OCPD Begins Body-Worn Camera Training

OCPD Begins Body-Worn Camera Training
File photo by Chris Parypa

OCEAN CITY – With the arrival of the summer season and the anticipated spike in crime, Ocean City police officers will be equipped with a new tool in their toolbox in the form of body-worn cameras to record incidents and interactions.

In February, the Mayor and Council approved a contract with private vendor Axon to provide body-worn cameras for all Ocean City Police Department (OCPD) officers. Last year, the state legislature passed the Maryland Police Accountability Act, which requires the majority of police officers in the state to be equipped with body-worn cameras by 2025.

However, Ocean City and its police department from the beginning expressed a desire to get out in front of the body-worn camera issue and spent months planning to have a body-worn camera program in place for this summer.

The department tested three different body-worn camera vendors, and after careful vetting, decided to go with private provider Axon.

The contract approved in February included an upfront cost of nearly $496,000, along with a subscription cost of over $35,000 per month for three months, or a total cost in year one of nearly $602,000. The estimated cost in fiscal year 2023 will be over $318,000, while the expected cost in fiscal years 2024 through 2027 will be over $425,000.

Hefty numbers to be sure, but the body-worn program could pay dividends, especially heading into June, what is typically the most troublesome part of the summer season. OCPD Deputy Communications Manager Ashley Miller said the training on the new body-worn cameras began last week for certain staff.

“Last week, several of our officers went through the Axon train-the-trainers program,” she said. “Axon came down to train command staff, supervisors, forensic services personnel and a handful of officers on the body cameras. The officers selected for this will now become the body camera trainers for the rest of our staff.”

Miller said the early training for those who will ultimately train the rest of the department’s sworn officers, seasonal officers and public safety aides in the usage of the body-worn cameras has been positive thus far early into the new program.

“The initial feedback we are hearing from the officers is positive,” she said. “Over the next couple of weeks, the trainers will provide any feedback on the cameras and make any recommendations needed for implementing the policy and program.”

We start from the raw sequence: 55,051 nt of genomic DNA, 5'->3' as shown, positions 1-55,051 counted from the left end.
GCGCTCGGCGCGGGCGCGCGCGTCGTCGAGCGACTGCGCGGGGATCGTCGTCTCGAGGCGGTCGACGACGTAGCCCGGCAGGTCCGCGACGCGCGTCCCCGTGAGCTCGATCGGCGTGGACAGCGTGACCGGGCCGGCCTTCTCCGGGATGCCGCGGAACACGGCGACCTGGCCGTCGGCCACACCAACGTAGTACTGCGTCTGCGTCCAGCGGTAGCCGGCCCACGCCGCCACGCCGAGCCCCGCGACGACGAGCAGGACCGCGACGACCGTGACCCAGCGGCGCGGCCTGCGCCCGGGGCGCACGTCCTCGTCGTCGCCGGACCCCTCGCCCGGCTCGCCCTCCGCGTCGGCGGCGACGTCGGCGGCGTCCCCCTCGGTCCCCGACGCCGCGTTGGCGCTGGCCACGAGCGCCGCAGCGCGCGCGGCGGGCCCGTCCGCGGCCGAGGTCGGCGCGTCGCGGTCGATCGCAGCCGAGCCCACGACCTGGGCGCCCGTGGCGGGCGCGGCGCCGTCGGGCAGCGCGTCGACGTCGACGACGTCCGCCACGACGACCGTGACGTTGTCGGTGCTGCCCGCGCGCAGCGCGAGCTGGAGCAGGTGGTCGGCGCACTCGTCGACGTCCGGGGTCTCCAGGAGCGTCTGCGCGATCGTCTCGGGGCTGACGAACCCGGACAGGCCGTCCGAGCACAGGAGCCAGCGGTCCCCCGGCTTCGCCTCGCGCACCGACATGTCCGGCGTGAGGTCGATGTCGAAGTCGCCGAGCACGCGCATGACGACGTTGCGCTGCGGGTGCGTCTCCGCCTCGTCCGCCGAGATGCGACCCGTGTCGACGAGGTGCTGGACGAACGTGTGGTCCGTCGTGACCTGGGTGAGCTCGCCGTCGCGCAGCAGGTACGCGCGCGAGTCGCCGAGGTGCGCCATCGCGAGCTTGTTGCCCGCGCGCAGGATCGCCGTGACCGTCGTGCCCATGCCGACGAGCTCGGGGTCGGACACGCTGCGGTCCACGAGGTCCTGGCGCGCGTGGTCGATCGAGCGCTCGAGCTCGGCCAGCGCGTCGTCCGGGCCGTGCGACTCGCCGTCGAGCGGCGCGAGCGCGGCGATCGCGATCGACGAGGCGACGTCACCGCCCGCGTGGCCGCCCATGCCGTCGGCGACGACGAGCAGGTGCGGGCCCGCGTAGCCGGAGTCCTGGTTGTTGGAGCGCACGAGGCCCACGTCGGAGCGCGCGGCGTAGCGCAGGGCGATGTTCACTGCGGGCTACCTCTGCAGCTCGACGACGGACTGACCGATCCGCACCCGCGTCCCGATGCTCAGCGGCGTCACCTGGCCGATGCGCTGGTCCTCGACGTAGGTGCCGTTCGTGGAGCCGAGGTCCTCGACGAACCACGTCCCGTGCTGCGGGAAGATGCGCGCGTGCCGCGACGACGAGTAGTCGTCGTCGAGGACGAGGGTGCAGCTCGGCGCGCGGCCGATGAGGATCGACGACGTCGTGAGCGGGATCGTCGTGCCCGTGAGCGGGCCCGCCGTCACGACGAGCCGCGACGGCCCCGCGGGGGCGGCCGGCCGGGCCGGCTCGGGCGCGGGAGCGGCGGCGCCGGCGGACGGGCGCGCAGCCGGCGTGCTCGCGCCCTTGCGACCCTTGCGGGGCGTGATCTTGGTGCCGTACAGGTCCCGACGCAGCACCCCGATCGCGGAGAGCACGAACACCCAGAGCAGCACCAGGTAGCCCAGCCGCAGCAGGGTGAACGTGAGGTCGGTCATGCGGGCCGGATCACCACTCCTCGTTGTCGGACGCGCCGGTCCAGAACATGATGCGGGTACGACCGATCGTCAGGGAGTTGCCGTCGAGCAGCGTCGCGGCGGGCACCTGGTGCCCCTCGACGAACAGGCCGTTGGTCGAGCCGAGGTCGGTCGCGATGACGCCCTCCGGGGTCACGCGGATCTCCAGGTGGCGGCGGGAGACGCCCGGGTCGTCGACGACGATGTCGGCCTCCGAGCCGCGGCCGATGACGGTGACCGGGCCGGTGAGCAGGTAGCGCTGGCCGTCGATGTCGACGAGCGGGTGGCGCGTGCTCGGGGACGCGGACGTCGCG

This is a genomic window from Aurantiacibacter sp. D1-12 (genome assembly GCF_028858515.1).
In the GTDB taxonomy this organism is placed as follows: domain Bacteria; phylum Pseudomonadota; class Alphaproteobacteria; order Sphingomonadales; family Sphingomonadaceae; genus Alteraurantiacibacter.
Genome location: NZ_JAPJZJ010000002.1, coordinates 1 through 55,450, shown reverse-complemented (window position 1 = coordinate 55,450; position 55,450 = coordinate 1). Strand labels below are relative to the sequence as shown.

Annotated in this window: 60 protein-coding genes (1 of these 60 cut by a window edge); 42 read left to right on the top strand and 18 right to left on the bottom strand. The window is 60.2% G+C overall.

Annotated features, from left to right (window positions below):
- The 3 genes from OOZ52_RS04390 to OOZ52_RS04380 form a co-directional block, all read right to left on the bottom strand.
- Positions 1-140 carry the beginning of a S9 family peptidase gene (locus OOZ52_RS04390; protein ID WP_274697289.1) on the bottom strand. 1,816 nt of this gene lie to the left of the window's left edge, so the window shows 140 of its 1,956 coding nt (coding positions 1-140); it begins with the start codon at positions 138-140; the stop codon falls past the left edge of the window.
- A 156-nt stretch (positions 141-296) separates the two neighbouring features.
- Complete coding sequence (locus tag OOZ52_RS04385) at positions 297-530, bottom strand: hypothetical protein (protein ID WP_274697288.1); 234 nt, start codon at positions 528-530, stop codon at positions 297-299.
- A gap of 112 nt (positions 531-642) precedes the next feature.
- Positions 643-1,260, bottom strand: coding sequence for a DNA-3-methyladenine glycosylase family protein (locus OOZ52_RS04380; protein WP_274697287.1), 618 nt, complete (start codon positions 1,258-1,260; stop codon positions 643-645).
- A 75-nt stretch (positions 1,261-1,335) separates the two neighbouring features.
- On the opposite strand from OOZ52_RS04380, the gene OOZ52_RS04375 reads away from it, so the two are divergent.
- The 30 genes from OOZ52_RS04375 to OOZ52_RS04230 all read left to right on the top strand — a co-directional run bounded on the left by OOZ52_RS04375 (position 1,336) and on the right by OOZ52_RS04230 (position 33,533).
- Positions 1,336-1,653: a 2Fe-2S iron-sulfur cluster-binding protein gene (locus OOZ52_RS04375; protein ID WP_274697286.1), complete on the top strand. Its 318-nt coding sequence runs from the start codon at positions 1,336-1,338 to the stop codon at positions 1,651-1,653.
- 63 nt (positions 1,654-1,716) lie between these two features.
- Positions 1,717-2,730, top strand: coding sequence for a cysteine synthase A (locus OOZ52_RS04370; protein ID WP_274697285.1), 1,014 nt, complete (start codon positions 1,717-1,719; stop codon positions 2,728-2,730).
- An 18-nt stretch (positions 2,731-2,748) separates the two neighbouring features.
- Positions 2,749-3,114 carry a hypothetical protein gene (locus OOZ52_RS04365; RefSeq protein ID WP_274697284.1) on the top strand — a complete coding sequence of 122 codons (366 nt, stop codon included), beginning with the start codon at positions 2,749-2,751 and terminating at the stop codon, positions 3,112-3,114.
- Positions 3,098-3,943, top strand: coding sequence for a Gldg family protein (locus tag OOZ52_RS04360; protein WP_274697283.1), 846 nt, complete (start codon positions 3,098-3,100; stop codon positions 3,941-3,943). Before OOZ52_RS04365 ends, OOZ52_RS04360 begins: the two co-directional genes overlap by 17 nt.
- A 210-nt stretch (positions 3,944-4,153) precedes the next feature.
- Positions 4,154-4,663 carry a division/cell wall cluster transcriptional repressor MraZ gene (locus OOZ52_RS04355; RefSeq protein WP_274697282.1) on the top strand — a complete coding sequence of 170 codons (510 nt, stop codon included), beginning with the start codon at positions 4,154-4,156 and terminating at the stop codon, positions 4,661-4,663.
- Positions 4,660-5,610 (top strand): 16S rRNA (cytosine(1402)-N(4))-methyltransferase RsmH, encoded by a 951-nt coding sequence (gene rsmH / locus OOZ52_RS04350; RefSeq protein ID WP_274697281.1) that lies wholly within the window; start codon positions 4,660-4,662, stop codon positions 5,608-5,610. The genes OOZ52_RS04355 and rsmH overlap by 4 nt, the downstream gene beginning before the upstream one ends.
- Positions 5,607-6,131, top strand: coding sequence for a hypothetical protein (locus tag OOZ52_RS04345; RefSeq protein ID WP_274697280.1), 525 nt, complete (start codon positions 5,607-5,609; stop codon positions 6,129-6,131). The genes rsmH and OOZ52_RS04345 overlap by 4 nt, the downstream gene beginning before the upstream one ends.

Miller said the department’s officers will all be trained on the usage of the body-worn cameras and the public can expect all interactions with police officers to be recorded and saved. After the training is completed for all officers, the runout of the new program will be in place soon.

“At this time, the public can expect to see some of our officers wearing the black Axon body camera fixed to the front of their uniform shirt,” she said. “Our officers will notify anyone they come in contact with that they are being audibly and visually recorded.”

The body-worn camera program will help level the playing field for OCPD officers, who often find themselves with dozens of cellphone cameras pointed in their direction during incidents and arrests. Such was the case early last summer when video snippets of a handful of arrests on the Boardwalk went viral on social media without providing any context for the larger incidents.

Of course, implementing the body-worn camera program will cause a trickle-down of stress with the thousands of hours of body camera footage needed to be processed, stored and potentially used as evidence in the prosecution of cases.

Also in February, the Worcester County Commissioners approved 12 requested new positions from Worcester County State’s Attorney Kris Heiser largely due to the resort’s body camera program.

The Worcester County State’s Attorney’s Office is anticipating a significant spike in its workload when the OCPD goes full time with the body-worn camera program.

The state’s attorney’s office will likely have to process hours and hours of body-worn camera footage to be used as evidence in the prosecution of cases, most of which are generated in Ocean City.

To that end, the Mayor and Council in April approved a request from the state’s attorney’s office for satellite office space in the Public Safety Building at 65th Street for additional staff to handle the increased workload.

Miller said the OCPD has also hired additional staff to help with the increased workload related to the body-worn camera program implementation.

“We recently hired two new crime scene technician trainees, who will help to identify, collect, record and preserve evidence found at crime and disaster scenes for laboratory examination and court presentations,” she said. “In addition, they will assist in processing the evidence and footage from the body cameras.”

About The Author: Shawn Soper

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Shawn Soper has been with The Dispatch since 2000. He began as a staff writer covering various local government beats and general stories. His current positions include managing editor and sports editor. Growing up in Baltimore before moving to Ocean City full time three decades ago, Soper graduated from Loch Raven High School in 1981 and from Towson University in 1985 with degrees in mass communications with a journalism concentration and history.